Create a memory box with families

Facilitate an experience where your client families gather photos, mementos, clothing items, some of the loved one’s favorite items into a box. You can use Life Tributes printing software to include poems and quotes that remind the family of the loved one. Keep the box in a special, accessible place so families can visit it certain times of the year.

 

Plant a tree or flower garden

If there is space to do so, create a space where the family can plant a tree or flower garden in honor of the loved one. Everytime they water it, they can spend some time remembering the loved one, and stay connected to them. 

 

Host a gathering at the loved one’s favorite place

Whether it’s their place of work, favorite park, or dream destination they always wanted to visit, by creating a gathering at these places we can connect to our lost loved one’s passions and favorite hobbies, creating familiarity in a time of emotional chaos.

 

Encourage families to carry on the loved one’s favorite rituals

One of the most healing ways for me to grieve my grandfather was to carry on his tradition of ordering take out from Long John Silvers (anyone remember this chain?) every Friday and watch the show Family Matters. I still to this day, 13 years later, get takeout or go out to eat to treat myself and remember my grandfather.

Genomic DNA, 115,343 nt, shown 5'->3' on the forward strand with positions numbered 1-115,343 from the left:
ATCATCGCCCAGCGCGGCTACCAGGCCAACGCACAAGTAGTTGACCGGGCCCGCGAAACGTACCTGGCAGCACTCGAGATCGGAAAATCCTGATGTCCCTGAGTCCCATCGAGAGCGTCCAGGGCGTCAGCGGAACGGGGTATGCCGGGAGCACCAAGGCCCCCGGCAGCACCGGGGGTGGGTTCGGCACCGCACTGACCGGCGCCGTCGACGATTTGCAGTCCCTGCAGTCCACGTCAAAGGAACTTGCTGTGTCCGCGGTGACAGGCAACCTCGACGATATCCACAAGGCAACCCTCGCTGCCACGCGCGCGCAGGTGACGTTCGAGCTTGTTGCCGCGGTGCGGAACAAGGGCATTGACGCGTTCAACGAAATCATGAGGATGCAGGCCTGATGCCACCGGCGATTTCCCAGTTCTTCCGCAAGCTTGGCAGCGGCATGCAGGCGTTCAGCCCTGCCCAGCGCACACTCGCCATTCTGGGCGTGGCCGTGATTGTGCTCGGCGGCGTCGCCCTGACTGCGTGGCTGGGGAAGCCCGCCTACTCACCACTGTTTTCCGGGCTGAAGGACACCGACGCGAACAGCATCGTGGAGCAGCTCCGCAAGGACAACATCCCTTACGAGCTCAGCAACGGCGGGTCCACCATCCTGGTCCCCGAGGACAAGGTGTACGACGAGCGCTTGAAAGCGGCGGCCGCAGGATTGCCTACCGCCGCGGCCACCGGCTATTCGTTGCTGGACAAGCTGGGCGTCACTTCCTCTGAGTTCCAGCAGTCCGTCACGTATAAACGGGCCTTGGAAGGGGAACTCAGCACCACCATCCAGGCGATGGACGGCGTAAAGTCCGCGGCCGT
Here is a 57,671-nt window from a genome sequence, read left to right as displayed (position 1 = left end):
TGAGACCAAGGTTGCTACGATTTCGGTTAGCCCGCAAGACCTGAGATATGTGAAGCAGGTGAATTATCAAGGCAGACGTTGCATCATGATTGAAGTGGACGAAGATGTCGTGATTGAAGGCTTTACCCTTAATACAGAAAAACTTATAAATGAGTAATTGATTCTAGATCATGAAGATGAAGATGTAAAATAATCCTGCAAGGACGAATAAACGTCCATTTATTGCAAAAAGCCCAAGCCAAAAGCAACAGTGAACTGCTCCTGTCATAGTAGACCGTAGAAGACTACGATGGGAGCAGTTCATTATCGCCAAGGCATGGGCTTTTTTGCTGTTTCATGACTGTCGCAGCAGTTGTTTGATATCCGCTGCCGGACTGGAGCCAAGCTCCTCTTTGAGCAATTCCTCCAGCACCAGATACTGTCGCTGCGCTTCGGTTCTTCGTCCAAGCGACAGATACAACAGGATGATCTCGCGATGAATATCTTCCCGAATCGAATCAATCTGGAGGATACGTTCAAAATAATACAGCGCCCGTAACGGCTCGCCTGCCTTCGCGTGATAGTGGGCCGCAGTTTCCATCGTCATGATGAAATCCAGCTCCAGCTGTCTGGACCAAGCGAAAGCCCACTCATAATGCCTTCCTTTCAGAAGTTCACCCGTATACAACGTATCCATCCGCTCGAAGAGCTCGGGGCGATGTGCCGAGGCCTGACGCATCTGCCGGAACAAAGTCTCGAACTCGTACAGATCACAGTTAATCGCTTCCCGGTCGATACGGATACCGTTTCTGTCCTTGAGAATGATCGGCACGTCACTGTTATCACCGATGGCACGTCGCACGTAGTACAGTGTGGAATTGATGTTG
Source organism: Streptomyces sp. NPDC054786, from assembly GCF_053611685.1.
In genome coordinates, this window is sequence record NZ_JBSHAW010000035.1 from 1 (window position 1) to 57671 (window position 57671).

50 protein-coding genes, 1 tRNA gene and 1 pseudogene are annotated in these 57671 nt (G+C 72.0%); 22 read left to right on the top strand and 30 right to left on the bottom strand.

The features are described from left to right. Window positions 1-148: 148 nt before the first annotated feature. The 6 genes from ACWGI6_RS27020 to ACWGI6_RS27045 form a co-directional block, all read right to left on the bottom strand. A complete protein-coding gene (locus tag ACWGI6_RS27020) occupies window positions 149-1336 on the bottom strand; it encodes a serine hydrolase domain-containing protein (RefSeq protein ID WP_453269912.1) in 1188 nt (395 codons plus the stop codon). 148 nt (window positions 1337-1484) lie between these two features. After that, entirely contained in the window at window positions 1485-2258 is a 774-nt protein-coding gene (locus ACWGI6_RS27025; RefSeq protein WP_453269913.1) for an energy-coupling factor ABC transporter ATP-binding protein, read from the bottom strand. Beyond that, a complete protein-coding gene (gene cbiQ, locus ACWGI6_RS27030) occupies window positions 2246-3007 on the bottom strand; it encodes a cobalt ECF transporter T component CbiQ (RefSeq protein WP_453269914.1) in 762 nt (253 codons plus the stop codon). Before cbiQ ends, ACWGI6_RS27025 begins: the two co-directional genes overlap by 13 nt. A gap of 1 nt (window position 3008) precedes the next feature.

Share memories 

Using the loved one’s social memorial website, families can share a memory or a post of remembrance about the loved one on special days of the year. This gives them space to talk about the loved one and publicly heal their grief.

 

Give meditation a try

One easy service to offer families is guided grief meditations. You can create them on Youtube, or even Insight Timer. If you don’t feel comfortable recording a meditation, find a local meditation or yoga teacher who can. Meditation is a good practice to do for the first weeks following a death. It brings peace and helps the grieving remember that they’re supported in this journey following the loss.

 

Offer a grief journal for families

You can create a simple grief journal for families, or offer them journaling prompts to create a personal ritual in their journal (ideally following the meditation mentioned above) everyday for 30 days following the death. They can write a letter to the loved one, write about why they are grateful for them or just write about how they’re feeling that day in their grief journey. For inspiration, encourage families to subscribe to f1Connect’s 365 days of grief affirmations.

If you’d like to learn more rituals you can try with your families, check out these 9 Simple Mourning Rituals For The Modern Griever on our blog.

What kinds of rituals have you tried at your funeral home? Share them with us in the comments below!

 

Looking for the right tool to help your families create rituals for their loved ones in a unique way? Life Tributes software suite makes funeral personalization simple. Give it a try by clicking here to grab a free 30-day trial.